Given the age of the text, it is clear that the full meaning may be beyond us. Even the early commentators like Yaska, a couple of millennia ago, talked about how even then the meanings were already obscure, he notes.

But its symbolic nature is clear. As he highlighted in his paper on “Demilitarising the Rig Veda,” the several layers of meanings of words like ashva and go, earlier taken only to mean horse and cow, are clearly as much about speed, energy, rays of light, and the like.
The same sets of symbols apply throughout, he emphasizes, and every once in a while, the Rig Veda lifts the veil on the symbolism, explicitly stating what it is talking about.

We talk about the repeated appearance of the “smashing of the mountain” and the defeat of Vritra, which leads to the release of the waters, of the riches, of the cows and so on.

He stresses that “arya” is an adjective, not a noun, and never a “jana” a people. We discuss Rig Vedic Sukta 10.108, where Sarama the dog crosses a river to meet the Panis. An emissary of Indra, Sarama wants the Panis’ horses and cows, because they were not being used according to Rta (Truth, Order). “Where are the Aryans here with their imported horses?” he asks.

He tells us that Sri Aurobindo has talked about the Gods as hidden powers within us, and the mountain as the “hill of our being.”
We discuss the ratha, a favourite of the invasionists, who paint a false picture of horse-chariot borne Aryan warriors from elsewhere pummeling Indigenous peoples into submission, and Michel shows how the construct is patently wrong.

We spend a lot of time on the education system – Prof Danino has worked with many experts, participating on many a high level government panel. He highlights the need to lighten and rework our mathematics syllabus, especially at the 11th and 12th standard levels, where students learn to apply techniques like Calculus without the conceptual understanding of what lies behind it.
We talk about the need to counter the “Idea of India” put out by a deeply prejudiced and flawed intellectual base, among other things showing how India has always been one integrated cultural entity, and viewed as such by all recorded early travelers and visitors.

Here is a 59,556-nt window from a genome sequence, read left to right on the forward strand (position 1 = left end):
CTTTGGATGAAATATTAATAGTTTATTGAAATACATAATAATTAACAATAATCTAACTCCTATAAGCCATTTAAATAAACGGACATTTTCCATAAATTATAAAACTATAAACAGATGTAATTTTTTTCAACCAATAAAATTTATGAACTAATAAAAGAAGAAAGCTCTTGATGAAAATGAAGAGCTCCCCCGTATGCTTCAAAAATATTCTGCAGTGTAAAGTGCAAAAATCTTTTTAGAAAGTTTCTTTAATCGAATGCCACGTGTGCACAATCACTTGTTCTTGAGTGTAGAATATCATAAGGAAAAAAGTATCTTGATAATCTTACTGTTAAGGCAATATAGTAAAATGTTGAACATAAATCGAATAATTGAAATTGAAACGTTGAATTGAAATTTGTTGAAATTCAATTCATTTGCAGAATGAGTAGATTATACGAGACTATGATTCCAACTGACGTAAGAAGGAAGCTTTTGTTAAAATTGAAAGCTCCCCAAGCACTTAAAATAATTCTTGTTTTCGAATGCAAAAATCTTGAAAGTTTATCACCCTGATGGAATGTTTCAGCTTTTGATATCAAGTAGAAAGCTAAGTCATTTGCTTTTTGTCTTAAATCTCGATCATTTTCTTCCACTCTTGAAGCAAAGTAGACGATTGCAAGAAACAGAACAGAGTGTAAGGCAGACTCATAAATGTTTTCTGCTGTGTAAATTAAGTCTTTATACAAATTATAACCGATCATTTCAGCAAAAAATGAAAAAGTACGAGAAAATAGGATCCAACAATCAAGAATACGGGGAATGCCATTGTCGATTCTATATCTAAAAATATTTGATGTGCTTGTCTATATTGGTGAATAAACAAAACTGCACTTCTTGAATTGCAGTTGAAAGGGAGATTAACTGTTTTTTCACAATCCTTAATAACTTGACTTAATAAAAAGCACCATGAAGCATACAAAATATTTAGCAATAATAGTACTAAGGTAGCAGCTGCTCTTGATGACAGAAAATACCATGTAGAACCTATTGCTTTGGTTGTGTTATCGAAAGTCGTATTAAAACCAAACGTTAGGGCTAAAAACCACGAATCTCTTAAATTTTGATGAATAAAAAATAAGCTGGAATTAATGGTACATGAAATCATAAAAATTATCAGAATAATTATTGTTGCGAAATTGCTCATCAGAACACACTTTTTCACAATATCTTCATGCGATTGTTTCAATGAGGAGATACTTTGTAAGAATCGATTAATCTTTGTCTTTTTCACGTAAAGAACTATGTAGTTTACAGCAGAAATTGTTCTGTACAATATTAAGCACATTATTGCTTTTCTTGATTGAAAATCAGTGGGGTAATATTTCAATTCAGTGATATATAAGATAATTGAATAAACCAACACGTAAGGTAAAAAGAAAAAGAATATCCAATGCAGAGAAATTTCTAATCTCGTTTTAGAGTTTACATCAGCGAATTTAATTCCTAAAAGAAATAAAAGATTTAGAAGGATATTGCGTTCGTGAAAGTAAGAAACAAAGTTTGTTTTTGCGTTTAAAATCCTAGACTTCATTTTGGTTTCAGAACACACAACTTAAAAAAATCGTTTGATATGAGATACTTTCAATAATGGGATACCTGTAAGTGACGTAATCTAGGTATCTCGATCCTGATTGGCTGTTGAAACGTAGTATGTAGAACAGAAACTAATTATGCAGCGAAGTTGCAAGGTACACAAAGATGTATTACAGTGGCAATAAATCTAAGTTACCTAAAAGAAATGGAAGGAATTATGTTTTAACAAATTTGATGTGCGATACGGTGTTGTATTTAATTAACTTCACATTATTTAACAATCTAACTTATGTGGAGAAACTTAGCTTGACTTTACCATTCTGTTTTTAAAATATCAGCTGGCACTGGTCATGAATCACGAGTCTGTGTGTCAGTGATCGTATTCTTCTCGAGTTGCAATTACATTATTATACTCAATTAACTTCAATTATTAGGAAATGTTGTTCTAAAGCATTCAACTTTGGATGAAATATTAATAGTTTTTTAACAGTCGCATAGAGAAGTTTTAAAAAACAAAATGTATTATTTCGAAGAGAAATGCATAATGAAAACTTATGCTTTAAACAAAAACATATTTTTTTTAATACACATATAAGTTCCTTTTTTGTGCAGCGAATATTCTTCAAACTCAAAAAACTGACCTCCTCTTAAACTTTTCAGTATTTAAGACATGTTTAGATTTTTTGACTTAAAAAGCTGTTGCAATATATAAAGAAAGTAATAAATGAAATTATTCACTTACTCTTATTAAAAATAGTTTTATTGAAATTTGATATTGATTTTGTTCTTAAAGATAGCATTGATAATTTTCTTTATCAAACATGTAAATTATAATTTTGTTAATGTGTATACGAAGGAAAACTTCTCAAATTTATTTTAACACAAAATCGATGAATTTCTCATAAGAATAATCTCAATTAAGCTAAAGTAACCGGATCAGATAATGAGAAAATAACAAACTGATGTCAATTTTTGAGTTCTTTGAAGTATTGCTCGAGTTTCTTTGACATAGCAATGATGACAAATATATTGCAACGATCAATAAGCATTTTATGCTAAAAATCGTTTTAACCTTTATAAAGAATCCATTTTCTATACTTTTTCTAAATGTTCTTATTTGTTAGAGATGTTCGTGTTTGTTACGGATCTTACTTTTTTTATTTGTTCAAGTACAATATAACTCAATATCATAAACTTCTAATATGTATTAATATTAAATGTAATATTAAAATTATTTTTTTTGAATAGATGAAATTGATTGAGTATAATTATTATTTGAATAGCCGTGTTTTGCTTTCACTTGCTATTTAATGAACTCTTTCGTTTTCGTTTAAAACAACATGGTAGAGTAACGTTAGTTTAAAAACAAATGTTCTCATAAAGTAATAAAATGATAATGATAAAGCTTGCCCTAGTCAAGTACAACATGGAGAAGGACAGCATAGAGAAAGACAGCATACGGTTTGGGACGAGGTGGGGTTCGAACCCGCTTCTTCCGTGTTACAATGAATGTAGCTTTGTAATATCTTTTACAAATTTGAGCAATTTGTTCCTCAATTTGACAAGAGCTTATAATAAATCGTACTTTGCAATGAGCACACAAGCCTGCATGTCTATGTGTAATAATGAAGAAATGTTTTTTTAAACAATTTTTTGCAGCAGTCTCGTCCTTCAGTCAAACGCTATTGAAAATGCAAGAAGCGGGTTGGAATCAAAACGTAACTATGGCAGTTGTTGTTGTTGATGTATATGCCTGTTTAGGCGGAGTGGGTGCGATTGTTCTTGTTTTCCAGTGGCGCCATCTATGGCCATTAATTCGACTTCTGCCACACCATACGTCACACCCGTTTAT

Then there is that elephant in the room, Caste, the most misunderstood and misrepresented of the elements of Indian society. Michel points to hard studies that show how caste was not what it became after the British colonialists took over, and before the deeply destructive Islamic invasions. Not only was caste mobility significantly higher, some of the most prosperous groups were not from the upper castes at all. It was also the Raj which introduced the concept of minority and majority, an idea whose perniciousness can be witnessed all over the world.

He talks about the need for reintegrating the fount of IKS into our education system, and how private universities are showing interest; about the emphasis on scientific aspects of archaeology at IIT Gandhinagar, rather than conventional field archaeology or excavations; about how the current model of economic growth is falling apart, hearkening back to the ‘Club of Rome’ decades ago that had already highlighted the “limits to growth” and the need for consolidation and stabilization; about how the world of advertising puts consumption at the centre and is linked to constant need-creation.

We discuss the one million square kilometres of the Indus civilization, spanning around 120 excavated sites dated from 2600 BC to 1900 BC, and those 4,000 seals discovered so far, those inch and two-inch artifacts that are at the centre of one of the great mysteries in the evolution of human society.

As we finish up, it is difficult not to think back to one of Michel’s early references to Sri Aurobindo’s teachings, that morality, doing the right thing, humanistic ideals are all fine, but not powerful enough to change the way human beings behave. The need is for a “deep and radical change in human nature.”

And that must be one of just many reasons why India’s heritage is of great value to us, not only for itself, but for what it can mean for us today. From there, it is impossible to escape the sense that it also matters a lot for the world, which is why the world should care about and value it too.

One could read Michel Danino’s life and work has about that in so many ways. When we briefly touched upon Karma theory, Michel mentions the view within the Sri Aurobindo ethos that rebirth “must be true”, for after all, “what can you do in just one life?”
What can you do in just one life? Maybe even the most productive of human kind, the high achievers, the great artists and engineers of ideas, arts, societies, nations, systems, corporations, not to mention wealth creation, positive change and progress, actually took many lifetimes to get there.

Be that as it may, one life or many, it is clear that there is work to be done on the India front. Indian heritage is precious. Does the world believe that? Do enough Indians believe that, irrespective of what takes place in a seemingly zero-sum international game? Not to mention the intense us vs. them that takes place within our border?

We have to keep up the work, that is all. And in the meantime, take pleasure in the flashing blues of an aerobatic bird in the sun.